Bad River Band Wildlife Specialist Says State Leaders Need To Learn From Tribes On Wolf Relationship
Wisconsin recently held its first gray wolf hunt since 2014. Native tribes exercised their treaty rights to 50% of the quota in ceded territory and the state was left with a target of 119 wolves for nontribal hunters. In just the first three days of the weeklong hunt, nontribal hunters registered 215 dead wolves, blowing past the state’s goal.
In Ojibwe culture, the Ma'iingan, or wolf, is considered a sacred animal, and tribes choose not to hunt them. Edith Leoso is a member of the Bad River Band of Lake Superior Tribe of Chippewa, and works as their tribal historic preservation officer.
Leoso compares their kinship with Mai'iingan to many people's bonds with their domesticated dogs. "It's the same way when people say 'this dog is part of our family.' Well, this dog is part of our family," she says.
She understands their relationship with wolves as a deep historical commitment in which the wellbeing of one is directly related to the other. Indeed, she says, when the wolf population reached its lowest levels in the 1950s, "so was the same with Anishinaabe, the Native population. We were emotionally, physically, and psychologically beaten down."
After decades of forced assimilation in boarding schools, many tribes began to lose their traditional values and languages. Now, Leoso says her generation is adamant in never letting that happen again.
Leoso says, "No matter how long we have been looked at as not being a human being, not being worth living—the same thing that's happening with Ma'iingan— we are still persevering through all of that, and so will Ma'iingan.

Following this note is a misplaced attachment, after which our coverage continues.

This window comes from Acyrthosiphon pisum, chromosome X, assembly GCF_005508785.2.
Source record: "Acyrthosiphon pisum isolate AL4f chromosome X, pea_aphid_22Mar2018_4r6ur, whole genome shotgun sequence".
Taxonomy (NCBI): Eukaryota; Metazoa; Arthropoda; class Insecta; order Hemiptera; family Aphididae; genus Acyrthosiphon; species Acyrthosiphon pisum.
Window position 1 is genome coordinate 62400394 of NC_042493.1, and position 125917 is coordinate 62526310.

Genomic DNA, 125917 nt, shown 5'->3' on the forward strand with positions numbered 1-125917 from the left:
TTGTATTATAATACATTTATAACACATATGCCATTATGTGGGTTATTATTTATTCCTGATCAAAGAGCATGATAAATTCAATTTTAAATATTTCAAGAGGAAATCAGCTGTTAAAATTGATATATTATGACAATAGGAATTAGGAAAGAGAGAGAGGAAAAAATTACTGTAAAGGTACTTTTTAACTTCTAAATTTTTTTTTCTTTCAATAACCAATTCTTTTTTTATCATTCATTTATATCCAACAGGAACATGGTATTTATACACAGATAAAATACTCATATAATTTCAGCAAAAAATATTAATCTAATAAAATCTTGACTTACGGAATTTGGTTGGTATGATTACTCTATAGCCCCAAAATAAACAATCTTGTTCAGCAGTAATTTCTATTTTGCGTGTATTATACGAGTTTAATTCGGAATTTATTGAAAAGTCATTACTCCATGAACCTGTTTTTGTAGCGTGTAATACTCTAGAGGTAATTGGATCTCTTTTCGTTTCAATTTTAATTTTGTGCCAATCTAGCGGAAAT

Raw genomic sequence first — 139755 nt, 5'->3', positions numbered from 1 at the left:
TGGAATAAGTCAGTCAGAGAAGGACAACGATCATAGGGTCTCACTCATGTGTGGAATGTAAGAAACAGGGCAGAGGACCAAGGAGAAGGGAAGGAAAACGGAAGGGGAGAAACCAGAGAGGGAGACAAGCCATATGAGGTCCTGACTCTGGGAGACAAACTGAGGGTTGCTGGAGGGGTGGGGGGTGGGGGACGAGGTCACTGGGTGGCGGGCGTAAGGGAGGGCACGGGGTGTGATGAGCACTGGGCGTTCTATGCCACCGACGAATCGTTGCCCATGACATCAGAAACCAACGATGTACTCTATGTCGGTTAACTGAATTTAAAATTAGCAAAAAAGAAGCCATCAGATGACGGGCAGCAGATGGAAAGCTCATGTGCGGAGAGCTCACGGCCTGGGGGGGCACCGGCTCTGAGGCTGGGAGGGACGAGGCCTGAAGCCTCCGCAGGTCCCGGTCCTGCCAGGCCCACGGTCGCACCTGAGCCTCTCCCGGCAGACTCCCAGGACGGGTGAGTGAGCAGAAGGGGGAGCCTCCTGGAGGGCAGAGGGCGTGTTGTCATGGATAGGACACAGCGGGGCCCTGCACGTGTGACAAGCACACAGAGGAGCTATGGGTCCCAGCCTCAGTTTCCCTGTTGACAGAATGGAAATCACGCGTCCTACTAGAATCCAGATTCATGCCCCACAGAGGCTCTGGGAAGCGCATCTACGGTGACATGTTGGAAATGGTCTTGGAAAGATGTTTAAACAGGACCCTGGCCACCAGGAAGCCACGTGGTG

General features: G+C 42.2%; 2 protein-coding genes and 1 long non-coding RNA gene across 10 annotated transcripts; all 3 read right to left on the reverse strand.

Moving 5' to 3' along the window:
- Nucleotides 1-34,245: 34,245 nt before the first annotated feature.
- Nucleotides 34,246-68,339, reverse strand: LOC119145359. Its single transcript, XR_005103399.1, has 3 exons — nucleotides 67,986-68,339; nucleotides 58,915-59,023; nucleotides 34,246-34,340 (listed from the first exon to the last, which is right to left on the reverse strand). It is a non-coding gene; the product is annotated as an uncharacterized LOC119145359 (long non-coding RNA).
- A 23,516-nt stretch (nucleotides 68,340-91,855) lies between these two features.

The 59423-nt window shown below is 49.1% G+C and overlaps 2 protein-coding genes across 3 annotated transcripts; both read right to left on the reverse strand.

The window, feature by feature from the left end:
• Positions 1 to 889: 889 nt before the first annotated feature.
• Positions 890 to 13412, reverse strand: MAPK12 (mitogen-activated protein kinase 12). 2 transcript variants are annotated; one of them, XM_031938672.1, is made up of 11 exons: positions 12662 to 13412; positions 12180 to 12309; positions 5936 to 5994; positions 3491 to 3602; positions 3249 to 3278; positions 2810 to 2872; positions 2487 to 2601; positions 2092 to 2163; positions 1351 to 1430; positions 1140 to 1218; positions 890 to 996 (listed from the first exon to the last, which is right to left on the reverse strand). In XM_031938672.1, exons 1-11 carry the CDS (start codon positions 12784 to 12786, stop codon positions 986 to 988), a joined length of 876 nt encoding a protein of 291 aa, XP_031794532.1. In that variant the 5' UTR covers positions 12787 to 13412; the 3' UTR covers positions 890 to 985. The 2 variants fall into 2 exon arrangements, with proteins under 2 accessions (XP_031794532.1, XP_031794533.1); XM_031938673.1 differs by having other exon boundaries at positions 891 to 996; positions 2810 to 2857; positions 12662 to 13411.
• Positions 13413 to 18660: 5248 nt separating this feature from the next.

Abi Fergus, a wildlife specialist for the Bad River Band of Lake Superior Chippewa and co-author of the tribe’s 2019 Ma’iingan Relationship Plan, is working to ensure the wolves' continued existence. Fergus, who is white, says there are cultural differences between how the Wisconsin DNR and tribes view wolves. She points out the difference in words that they each use to describe their plans as one example.
“A lot of state plans you’ll see use the term ‘management’ and the word 'management' doesn’t really accurately describe the relationship between Anishinaabe (cultural group of Indigenous people in the Upper Midwest and Canada) and Ma’iingan,” she says.
One important role gray wolves play in Wisconsin’s ecosystem is in helping manage the white-tailed deer population. Fergus says that wolves will target old and sick deer, which helps reduce the spread of diseases like chronic wasting disease among deer.
Another difference, Fergus says, is that, “We’re not really focused on numerical populations, just them being able to serve their purposes in our ecosystems."
Fergus also says that communication between tribes and the state leaders is lacking. The state is legally required to consult with tribes before allowing any wolf hunt, a requirement she says they did not meet.
That lack of communication is a loss for everyone, Fergus says, because that collaboration could lead to better outcomes when it comes to wolf planning.
“They’re missing out on the perspectives and work of the people who care for Ma’iingan the most, arguably,” she says.
Moving forward from the hunt that Fergus calls “a slaughter,” she says she is focused on creating new partnerships at the state and federal level.
“I want to outline a plan for how federal and state and tribal agencies can work together and with volunteer programs for carnivore coexistence,” she says.